Now that we've gone through the installation and wizard, we can start setting up our virtual private server(s). Click "Create Virtual Server" in the navigation on the left side.
Enter the domain name you want to setup a server for, in this tutorial we will use: example.com.
Enter an administration password which will become the main password to manage the virtual private server. If you are managing the virtual private server by yourself then you don't really need to know this password. In that case, I suggest using a long generated password for extra security.
Virtualmin allows you to manage server configuration templates and account plans, these can be modified under "System Settings" and then "Server Templates" and "Account Plans".
You can specify an administration username, leaving it on automatic would make "example" the username.
Have a look at the options hidden underneath the other tabs and enable/disable/change anything you'd like to configure your virtual private server.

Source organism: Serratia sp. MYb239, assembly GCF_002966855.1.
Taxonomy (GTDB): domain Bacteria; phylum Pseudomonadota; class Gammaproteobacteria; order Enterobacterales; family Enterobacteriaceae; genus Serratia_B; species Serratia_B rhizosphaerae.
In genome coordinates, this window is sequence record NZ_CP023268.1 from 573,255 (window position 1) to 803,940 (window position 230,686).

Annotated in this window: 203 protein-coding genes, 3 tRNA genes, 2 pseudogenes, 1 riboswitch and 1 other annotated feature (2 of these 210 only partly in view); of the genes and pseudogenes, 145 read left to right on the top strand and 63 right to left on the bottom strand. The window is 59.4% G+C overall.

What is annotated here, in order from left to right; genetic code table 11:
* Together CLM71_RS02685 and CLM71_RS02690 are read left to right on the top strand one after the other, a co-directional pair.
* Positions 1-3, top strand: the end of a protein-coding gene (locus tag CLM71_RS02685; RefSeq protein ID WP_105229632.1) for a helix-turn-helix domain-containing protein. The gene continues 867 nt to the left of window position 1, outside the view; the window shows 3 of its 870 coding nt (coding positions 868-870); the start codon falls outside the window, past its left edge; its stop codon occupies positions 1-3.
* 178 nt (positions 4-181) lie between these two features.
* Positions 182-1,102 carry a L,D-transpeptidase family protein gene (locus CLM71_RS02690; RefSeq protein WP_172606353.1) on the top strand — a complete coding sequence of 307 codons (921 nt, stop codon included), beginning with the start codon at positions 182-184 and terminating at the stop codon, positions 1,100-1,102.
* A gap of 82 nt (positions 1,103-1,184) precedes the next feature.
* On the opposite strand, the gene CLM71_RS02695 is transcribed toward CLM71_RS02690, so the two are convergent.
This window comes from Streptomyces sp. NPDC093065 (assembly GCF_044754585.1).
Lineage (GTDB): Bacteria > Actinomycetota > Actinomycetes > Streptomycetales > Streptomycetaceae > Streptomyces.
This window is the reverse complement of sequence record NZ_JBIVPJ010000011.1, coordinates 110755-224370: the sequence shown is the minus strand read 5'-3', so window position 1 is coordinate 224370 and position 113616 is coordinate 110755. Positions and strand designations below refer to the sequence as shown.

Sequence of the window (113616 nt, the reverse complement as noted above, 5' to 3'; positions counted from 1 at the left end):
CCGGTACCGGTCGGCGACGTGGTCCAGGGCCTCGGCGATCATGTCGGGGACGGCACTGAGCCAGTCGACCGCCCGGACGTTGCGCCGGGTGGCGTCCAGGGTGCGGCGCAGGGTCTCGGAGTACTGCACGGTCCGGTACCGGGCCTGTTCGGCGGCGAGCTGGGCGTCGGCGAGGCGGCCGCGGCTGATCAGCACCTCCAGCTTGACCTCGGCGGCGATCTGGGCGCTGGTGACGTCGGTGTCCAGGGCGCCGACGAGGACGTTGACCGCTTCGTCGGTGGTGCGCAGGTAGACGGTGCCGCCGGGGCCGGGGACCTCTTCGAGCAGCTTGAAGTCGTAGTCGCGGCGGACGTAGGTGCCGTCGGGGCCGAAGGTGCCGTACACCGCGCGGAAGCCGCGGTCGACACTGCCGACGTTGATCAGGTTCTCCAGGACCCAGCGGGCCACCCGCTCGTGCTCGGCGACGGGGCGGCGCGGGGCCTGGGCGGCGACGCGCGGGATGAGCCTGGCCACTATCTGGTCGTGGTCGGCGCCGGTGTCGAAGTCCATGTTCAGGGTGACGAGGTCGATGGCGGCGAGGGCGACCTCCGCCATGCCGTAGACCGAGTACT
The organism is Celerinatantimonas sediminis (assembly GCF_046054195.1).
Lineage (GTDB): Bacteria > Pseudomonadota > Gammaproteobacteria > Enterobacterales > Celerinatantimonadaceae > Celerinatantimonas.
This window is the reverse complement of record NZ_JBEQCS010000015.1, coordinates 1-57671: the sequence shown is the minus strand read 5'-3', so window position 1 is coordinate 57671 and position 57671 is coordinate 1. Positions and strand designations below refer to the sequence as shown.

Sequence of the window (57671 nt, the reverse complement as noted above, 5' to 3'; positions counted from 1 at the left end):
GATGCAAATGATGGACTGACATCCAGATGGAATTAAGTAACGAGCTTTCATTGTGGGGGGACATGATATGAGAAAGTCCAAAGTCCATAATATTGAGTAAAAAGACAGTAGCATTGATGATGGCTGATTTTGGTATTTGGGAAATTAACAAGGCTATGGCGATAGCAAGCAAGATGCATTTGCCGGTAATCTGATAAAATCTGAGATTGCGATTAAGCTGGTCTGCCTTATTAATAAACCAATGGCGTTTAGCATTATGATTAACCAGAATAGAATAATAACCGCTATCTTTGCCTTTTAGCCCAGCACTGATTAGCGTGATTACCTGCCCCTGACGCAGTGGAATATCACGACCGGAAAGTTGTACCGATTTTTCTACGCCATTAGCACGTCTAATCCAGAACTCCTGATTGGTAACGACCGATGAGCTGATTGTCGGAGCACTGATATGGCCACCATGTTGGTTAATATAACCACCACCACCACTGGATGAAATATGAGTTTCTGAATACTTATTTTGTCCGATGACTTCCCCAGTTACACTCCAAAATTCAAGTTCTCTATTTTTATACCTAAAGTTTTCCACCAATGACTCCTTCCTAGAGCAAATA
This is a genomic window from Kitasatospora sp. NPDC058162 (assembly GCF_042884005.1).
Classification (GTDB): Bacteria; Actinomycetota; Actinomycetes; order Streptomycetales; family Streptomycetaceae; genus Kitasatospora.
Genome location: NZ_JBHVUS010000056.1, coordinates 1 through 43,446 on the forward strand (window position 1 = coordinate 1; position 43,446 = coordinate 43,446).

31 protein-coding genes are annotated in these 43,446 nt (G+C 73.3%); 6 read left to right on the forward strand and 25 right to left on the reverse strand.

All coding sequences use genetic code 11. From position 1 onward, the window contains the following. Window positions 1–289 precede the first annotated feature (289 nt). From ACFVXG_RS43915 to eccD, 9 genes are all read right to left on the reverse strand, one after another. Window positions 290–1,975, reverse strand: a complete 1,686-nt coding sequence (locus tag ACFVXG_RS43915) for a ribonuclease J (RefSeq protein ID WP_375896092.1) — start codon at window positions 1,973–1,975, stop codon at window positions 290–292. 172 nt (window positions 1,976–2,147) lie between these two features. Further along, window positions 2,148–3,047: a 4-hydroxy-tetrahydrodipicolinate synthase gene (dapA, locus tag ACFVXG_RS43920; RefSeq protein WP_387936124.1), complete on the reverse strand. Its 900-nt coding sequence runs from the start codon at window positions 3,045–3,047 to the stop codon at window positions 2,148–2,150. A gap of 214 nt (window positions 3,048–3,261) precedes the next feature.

Now click "Create Server", Virtualmin will execute the steps needed to setup your virtual private server, if any errors occur, it will display them there.
Now that we've setup our virtual private server, it's time to add a subdomain, click on "Create Virtual Server" again.
Notice how different options are now on the top of the page: "Top-level server" (Virtual private server), "Sub-server" (Subdomain), "Alias of example.com" and "Alias of example.com, with own e-mail".
Click on "Sub-server" to create a subdomain of "example.com".
Fill in the full domain name (test.example.com) and go through the options below it, once you are ready click "Create Server".
Watch Virtualmin do what it needs to do and after it's all done, you should see "test.example.com" as the currently selected virtual private server.
First of all, let's make sure we are on the top-level server "example.com" and then click on "Edit Users". On the top, you see you have three options of creating users: "Add a user to this server.", "Batch create users." and "Add a website FTP access user."
If you are only looking to setup a user that has FTP access then click that link, we will go with "Add a user to this server.". The first step is to enter the user's email address, real name and password. Then, carefully look at the other options available to get your ideal setup, when you're done press "Create".